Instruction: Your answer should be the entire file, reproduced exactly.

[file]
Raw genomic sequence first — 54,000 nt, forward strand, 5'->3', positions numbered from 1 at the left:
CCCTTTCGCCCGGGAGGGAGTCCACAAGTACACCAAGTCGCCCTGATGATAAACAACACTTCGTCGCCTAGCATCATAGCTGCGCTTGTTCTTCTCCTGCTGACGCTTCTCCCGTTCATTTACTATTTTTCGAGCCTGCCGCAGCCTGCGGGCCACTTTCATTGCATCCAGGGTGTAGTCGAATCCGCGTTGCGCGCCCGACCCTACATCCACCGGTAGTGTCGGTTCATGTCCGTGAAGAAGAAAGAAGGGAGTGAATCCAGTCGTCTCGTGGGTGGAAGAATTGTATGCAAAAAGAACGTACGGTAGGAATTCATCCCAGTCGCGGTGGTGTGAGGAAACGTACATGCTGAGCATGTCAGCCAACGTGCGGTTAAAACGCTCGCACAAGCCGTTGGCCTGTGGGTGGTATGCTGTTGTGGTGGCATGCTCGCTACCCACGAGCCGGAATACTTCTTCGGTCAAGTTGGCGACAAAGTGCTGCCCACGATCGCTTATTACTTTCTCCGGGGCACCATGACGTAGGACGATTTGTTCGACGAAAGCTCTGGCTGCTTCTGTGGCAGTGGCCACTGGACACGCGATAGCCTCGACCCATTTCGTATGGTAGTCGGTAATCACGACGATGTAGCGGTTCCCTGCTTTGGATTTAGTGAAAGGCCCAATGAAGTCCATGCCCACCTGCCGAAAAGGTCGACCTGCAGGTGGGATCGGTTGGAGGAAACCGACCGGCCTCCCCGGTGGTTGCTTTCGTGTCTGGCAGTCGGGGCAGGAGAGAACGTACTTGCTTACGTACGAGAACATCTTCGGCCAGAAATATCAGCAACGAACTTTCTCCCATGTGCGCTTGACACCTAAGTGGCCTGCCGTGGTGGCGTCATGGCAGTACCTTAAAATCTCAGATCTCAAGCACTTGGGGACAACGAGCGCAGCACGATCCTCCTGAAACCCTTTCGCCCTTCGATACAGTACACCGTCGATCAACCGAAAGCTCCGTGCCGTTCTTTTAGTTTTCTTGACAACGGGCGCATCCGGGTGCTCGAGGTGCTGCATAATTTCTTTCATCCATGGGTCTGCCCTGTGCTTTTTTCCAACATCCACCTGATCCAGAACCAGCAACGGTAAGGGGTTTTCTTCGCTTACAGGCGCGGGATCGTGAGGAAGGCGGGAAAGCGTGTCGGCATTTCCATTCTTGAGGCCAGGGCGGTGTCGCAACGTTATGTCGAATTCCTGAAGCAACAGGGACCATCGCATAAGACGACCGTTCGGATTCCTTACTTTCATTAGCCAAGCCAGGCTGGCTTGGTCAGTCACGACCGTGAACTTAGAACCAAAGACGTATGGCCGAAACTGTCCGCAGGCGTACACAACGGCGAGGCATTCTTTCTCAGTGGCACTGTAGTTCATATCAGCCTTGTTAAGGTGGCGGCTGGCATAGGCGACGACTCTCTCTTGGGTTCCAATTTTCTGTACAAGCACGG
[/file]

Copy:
Raw genomic sequence first — 54,000 nt, forward strand, 5'->3', positions numbered from 1 at the left:
CCCTTTCGCCCGGGAGGGAGTCCACAAGTACACCAAGTCGCCCTGATGATAAACAACACTTCGTCGCCTAGCATCATAGCTGCGCTTGTTCTTCTCCTGCTGACGCTTCTCCCGTTCATTTACTATTTTTCGAGCCTGCCGCAGCCTGCGGGCCACTTTCATTGCATCCAGGGTGTAGTCGAATCCGCGTTGCGCGCCCGACCCTACATCCACCGGTAGTGTCGGTTCATGTCCGTGAAGAAGAAAGAAGGGAGTGAATCCAGTCGTCTCGTGGGTGGAAGAATTGTATGCAAAAAGAACGTACGGTAGGAATTCATCCCAGTCGCGGTGGTGTGAGGAAACGTACATGCTGAGCATGTCAGCCAACGTGCGGTTAAAACGCTCGCACAAGCCGTTGGCCTGTGGGTGGTATGCTGTTGTGGTGGCATGCTCGCTACCCACGAGCCGGAATACTTCTTCGGTCAAGTTGGCGACAAAGTGCTGCCCACGATCGCTTATTACTTTCTCCGGGGCACCATGACGTAGGACGATTTGTTCGACGAAAGCTCTGGCTGCTTCTGTGGCAGTGGCCACTGGACACGCGATAGCCTCGACCCATTTCGTATGGTAGTCGGTAATCACGACGATGTAGCGGTTCCCTGCTTTGGATTTAGTGAAAGGCCCAATGAAGTCCATGCCCACCTGCCGAAAAGGTCGACCTGCAGGTGGGATCGGTTGGAGGAAACCGACCGGCCTCCCCGGTGGTTGCTTTCGTGTCTGGCAGTCGGGGCAGGAGAGAACGTACTTGCTTACGTACGAGAACATCTTCGGCCAGAAATATCAGCAACGAACTTTCTCCCATGTGCGCTTGACACCTAAGTGGCCTGCCGTGGTGGCGTCATGGCAGTACCTTAAAATCTCAGATCTCAAGCACTTGGGGACAACGAGCGCAGCACGATCCTCCTGAAACCCTTTCGCCCTTCGATACAGTACACCGTCGATCAACCGAAAGCTCCGTGCCGTTCTTTTAGTTTTCTTGACAACGGGCGCATCCGGGTGCTCGAGGTGCTGCATAATTTCTTTCATCCATGGGTCTGCCCTGTGCTTTTTTCCAACATCCACCTGATCCAGAACCAGCAACGGTAAGGGGTTTTCTTCGCTTACAGGCGCGGGATCGTGAGGAAGGCGGGAAAGCGTGTCGGCATTTCCATTCTTGAGGCCAGGGCGGTGTCGCAACGTTATGTCGAATTCCTGAAGCAACAGGGACCATCGCATAAGACGACCGTTCGGATTCCTTACTTTCATTAGCCAAGCCAGGCTGGCTTGGTCAGTCACGACCGTGAACTTAGAACCAAAGACGTATGGCCGAAACTGTCCGCAGGCGTACACAACGGCGAGGCATTCTTTCTCAGTGGCACTGTAGTTCATATCAGCCTTGTTAAGGTGGCGGCTGGCATAGGCGACGACTCTCTCTTGGGTTCCAATTTTCTGTACAAGCACGG